SALINAS, Calif. â Two Salinas grower-shippers are tackling the complexities of traceability through two new pilot projects.
Tanimura & Antle and Coastline Produce discussed their work with Santa Clara, Calif.-based RedLine Solutions and what theyâve learned in their initial forays into complying with the Produce Traceability Initiative. The panel discussion was during a traceability workshop at the National Steinbeck Center on Sept. 2.
Tom Casas (from left), Tanimura & Antleâs vice president of information technology; Gary Fleming, PMAâs vice president of industry technology and standards; and Phil Adrian, vice president of Coastline Produce, discuss complying with the Produce Traceability Initiative on Sept. 2 in Salinas, Calif.
âMy company has decided that the marketplace wants this,â said Phil Adrian, vice president of Coastline, on complying with the traceability standards.
RedLine Solutions sponsored the event, with participation by the Produce Marketing Association, Newark, Del. It was the first forum RedLine hosted and comes in the middle of a series traceability Web seminars the company scheduled this fall.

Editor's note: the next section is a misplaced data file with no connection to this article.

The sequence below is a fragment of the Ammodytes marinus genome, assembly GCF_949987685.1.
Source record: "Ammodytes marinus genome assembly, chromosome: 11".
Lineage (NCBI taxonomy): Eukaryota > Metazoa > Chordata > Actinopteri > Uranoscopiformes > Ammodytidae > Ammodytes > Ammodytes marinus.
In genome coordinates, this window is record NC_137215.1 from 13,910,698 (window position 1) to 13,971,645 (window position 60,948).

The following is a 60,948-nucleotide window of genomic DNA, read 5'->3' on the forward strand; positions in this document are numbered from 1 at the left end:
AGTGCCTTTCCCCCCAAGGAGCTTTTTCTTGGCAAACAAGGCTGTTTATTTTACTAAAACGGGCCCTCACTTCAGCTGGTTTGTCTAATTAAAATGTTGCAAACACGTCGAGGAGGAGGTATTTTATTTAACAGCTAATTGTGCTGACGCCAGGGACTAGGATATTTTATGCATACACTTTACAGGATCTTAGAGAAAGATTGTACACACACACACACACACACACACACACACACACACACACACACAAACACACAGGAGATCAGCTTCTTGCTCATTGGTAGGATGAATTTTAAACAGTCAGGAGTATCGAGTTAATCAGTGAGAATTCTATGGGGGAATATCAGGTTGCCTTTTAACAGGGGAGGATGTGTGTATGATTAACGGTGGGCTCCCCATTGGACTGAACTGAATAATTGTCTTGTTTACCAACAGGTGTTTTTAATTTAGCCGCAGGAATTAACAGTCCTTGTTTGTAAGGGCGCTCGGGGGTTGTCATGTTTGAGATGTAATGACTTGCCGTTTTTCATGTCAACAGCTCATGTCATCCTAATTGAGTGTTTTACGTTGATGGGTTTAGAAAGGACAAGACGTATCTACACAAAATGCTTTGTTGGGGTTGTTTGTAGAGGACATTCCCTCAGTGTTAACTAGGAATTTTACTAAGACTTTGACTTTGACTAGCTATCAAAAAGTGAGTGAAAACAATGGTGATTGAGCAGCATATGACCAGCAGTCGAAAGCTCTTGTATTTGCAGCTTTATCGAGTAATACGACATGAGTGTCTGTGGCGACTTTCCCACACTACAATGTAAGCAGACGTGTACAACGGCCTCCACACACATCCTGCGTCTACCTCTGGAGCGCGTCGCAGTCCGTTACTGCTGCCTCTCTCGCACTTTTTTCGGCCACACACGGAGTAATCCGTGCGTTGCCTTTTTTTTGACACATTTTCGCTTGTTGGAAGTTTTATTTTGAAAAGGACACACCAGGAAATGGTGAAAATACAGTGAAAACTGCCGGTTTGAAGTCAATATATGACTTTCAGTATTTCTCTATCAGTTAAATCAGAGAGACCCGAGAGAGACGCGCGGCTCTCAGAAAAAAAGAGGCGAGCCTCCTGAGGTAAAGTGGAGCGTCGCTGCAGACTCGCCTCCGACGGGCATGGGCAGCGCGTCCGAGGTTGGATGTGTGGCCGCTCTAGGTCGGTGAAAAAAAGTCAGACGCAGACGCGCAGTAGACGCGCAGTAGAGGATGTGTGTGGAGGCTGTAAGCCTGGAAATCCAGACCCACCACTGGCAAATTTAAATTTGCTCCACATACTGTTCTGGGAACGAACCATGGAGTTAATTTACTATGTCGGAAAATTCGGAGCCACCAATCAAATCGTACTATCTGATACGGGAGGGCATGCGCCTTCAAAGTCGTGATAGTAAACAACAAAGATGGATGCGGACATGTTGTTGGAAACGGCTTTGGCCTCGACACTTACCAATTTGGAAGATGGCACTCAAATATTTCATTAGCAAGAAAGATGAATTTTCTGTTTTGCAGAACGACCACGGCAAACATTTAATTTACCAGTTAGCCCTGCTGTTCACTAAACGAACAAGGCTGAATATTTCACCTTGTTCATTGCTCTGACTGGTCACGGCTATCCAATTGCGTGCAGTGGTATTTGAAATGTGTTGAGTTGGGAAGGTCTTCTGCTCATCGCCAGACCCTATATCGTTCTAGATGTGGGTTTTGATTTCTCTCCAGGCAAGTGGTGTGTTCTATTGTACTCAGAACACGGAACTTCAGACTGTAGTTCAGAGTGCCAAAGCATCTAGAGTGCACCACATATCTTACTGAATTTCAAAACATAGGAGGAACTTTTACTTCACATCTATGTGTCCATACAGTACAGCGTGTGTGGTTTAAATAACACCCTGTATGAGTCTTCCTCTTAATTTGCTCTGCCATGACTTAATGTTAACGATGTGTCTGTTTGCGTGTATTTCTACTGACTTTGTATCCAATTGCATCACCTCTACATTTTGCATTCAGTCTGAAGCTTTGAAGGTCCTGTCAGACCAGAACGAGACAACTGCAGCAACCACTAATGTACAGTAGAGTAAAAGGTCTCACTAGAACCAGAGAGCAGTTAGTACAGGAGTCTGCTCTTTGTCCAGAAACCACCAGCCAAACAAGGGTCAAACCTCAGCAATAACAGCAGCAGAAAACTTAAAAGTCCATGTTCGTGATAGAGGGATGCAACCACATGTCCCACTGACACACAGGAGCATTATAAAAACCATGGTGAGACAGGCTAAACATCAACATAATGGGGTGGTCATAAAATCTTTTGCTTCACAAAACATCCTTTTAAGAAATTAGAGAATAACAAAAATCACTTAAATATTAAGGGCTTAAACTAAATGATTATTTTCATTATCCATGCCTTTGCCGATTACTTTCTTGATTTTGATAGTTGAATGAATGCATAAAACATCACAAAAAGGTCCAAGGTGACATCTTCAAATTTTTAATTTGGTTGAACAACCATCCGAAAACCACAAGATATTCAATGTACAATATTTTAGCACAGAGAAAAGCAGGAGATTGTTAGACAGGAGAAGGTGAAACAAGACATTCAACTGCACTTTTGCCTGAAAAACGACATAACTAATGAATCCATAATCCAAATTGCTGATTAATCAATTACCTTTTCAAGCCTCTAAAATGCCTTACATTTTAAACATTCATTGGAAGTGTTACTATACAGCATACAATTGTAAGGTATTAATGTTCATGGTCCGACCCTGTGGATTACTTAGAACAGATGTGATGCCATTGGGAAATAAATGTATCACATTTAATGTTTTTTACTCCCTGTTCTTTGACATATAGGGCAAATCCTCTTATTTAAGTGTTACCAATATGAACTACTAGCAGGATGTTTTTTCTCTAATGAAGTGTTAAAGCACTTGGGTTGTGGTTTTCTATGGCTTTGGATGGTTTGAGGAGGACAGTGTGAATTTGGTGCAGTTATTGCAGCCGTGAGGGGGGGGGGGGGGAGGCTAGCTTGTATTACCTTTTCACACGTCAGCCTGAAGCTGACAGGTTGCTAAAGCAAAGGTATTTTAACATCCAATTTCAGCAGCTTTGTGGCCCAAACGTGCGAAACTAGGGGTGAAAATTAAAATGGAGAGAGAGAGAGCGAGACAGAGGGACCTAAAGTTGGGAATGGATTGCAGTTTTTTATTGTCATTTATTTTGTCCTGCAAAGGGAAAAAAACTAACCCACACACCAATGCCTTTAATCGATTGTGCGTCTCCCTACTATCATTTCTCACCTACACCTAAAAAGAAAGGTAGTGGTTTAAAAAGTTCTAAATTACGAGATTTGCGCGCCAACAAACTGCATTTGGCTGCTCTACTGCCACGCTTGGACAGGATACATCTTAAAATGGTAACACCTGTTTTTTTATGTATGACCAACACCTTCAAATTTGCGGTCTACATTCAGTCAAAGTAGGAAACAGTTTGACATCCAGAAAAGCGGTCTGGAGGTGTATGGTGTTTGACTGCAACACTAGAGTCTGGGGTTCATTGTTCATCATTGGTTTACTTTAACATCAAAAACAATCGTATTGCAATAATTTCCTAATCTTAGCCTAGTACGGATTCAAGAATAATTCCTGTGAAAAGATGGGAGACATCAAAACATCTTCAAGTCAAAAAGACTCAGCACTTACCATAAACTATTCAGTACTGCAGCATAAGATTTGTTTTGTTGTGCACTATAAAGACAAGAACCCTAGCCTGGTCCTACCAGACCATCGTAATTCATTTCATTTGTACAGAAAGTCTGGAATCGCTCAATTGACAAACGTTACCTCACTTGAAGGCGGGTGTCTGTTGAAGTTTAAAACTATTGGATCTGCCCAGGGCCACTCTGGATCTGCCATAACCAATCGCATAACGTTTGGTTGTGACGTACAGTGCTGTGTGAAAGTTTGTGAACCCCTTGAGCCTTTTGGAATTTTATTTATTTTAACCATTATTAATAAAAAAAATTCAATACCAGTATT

Coastline started its pilot program with Redline in July with one harvest crew and is expanding its program to a second crew, and Tanimura & Antle began its work on Aug. 31.
Adrian, who was joined by Tom Casas, Tanimura & Antleâs vice president of information technology, and Gary Fleming, PMAâs vice president of industry technology and standards, said the company has 1,250 unique numbers itâs assigned to all its commodities and the pilot program involves working out the kinks in labeling a variety of field-packed lettuces.
Casas said RedLineâs software âworksâ and he estimates the cost of complying with the traceability initiative to be between 10 cents and 20 cents per carton.
The Produce Traceability Initiative was developed by the Produce Marketing Association, Newark, Del., the Ottawa-based Canadian Produce Marketing Association and Washington, D.C.-based United Fresh Produce Association, creating standards with a final adoption deadline in 2012.